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I got 1.txt and 2.txt in my working directory. I use the following batch to list all the files.

The batch is this:

@echo off
for /f "tokens=*" %%a in ('dir *.txt /b') do (
    echo ---------------
    set file_variable=%%a
    echo file_variable=%file_variable%
    echo filename=%%a
    )    

The result is below:

---------------
file_variable=2.txt   <---------------why it is not 1.txt here??
filename=1.txt
---------------
file_variable=2.txt
filename=2.txt

Thanks.

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thanks, fixed it. –  smwikipedia Mar 18 '11 at 8:05

2 Answers 2

up vote 4 down vote accepted

You need to put:

@setlocal enableextensions enabledelayedexpansion

at the top of your file and

endlocal

at the end.

Then you need to use the delayed expansion substitution characters.

@setlocal enableextensions enabledelayedexpansion
@echo off
for /f "tokens=*" %%a in ('dir *.txt /b') do (
    echo ---------------
    set file_variable=%%a
    echo file_variable=!file_variable!
    echo filename=%%a
)
endlocal

C:\Documents and Settings\Pax\My Documents> qq.cmd
---------------
file_variable=1.txt
filename=1.txt
---------------
file_variable=2.txt
filename=2.txt

What you're seeing without delayed expansion is that the entire for loop is being evaluated before running. That includes the substitution, so that %file_variable% will be replaced with the value it held before the loop started. Using delayed expansion defers the evaluation until the actual line is executed.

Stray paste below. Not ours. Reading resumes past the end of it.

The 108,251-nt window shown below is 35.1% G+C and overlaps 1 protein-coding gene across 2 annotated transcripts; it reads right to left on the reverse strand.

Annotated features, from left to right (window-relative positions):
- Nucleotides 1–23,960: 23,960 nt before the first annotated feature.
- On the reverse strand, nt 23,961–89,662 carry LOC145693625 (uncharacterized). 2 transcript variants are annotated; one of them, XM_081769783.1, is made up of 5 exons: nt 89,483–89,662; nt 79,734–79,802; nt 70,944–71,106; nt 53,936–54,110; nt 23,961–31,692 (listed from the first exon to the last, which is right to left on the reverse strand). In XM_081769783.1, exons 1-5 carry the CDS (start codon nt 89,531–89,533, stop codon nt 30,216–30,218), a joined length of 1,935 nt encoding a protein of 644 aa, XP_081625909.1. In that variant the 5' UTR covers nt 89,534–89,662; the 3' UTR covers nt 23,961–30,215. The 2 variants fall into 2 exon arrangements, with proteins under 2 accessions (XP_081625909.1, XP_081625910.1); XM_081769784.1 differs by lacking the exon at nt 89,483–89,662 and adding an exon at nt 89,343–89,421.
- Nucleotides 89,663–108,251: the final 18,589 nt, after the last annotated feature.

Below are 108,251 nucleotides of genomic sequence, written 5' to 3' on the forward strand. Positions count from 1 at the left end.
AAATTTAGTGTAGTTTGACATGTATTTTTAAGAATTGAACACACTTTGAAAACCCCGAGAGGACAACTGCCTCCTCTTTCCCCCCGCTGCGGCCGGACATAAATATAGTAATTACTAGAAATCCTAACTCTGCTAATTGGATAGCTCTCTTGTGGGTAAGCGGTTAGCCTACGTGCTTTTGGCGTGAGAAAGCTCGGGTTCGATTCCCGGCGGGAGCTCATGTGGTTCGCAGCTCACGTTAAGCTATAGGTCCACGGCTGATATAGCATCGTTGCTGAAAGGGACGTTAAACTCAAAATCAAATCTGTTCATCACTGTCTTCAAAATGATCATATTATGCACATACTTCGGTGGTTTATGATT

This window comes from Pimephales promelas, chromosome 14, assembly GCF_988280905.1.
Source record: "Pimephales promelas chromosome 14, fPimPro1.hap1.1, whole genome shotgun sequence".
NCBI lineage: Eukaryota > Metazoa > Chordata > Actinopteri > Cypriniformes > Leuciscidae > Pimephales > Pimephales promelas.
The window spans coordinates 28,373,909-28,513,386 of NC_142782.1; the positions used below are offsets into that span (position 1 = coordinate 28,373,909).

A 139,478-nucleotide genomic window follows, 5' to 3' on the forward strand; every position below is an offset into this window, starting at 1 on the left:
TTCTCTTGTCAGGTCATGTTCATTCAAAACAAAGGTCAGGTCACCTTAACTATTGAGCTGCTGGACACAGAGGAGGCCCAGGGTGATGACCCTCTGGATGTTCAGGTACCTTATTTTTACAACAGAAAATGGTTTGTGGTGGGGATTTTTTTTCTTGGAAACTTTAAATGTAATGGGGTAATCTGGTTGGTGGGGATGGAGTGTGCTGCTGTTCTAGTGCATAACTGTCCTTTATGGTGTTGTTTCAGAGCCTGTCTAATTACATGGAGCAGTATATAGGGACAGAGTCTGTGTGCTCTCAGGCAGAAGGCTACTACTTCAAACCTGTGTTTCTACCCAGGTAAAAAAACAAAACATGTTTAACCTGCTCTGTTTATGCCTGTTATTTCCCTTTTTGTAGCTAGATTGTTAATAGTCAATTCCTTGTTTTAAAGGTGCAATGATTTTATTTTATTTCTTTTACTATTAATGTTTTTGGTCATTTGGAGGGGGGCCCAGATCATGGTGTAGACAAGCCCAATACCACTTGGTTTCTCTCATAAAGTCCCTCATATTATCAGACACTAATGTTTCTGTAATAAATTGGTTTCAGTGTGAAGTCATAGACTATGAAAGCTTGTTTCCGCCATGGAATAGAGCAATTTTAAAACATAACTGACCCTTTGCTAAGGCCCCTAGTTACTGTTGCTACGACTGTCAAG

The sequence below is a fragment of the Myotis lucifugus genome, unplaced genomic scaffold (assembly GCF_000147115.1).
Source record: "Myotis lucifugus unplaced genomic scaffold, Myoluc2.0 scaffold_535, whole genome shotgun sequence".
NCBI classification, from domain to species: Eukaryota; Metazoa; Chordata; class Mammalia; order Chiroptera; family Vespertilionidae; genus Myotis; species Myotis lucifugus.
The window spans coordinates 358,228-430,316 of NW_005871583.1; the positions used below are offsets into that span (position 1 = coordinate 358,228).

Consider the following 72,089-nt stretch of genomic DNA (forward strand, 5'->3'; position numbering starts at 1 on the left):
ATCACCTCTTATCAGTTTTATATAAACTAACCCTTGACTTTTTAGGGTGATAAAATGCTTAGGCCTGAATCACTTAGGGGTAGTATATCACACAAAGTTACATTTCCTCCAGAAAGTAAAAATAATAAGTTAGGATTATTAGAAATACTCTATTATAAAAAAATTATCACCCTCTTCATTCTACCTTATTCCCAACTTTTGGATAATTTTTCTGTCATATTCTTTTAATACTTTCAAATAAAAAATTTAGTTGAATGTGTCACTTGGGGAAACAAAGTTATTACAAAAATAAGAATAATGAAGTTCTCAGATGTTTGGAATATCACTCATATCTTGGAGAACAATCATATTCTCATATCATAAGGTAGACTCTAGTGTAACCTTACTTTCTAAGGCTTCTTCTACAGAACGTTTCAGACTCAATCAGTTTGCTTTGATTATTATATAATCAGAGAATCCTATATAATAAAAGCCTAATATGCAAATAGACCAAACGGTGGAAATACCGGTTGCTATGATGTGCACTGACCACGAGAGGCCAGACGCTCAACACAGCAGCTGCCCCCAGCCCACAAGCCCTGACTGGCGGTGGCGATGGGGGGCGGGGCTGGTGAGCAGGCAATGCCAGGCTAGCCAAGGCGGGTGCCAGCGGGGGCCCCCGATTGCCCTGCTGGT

There are all sorts of wonderful Windows scripting tricks over at Rob van der Woude's site, containing quite a lot of different ways of doing things under Windows with various tools.

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@smwikipedia: The same applies to other cases where you have to use blocks of commands, enclosed in parentheses, like if ... (...) else (...). –  Andriy M Mar 18 '11 at 7:42
    
Is there any official documents abut the difference between !variable! and %variable% notations? –  smwikipedia Mar 18 '11 at 9:01
    
Yeah, I found a good reference: ss64.com/nt/setlocal.html –  smwikipedia Mar 18 '11 at 9:15
    
@smwikipedia, check out robvanderwoude.com as well, it's got a lot of useful stuff. –  paxdiablo Mar 18 '11 at 10:20

In this particular case you could get the correct output if you ECHOed file_variable like this:

CALL ECHO file_variable=%%file_variable%%

This approach is less flexible and probably less performant than the one described in @paxdiablo's answer. It's probably just a quick-and-dirty method of delaying the expansion of a variable without the need to enable the special syntax for that.

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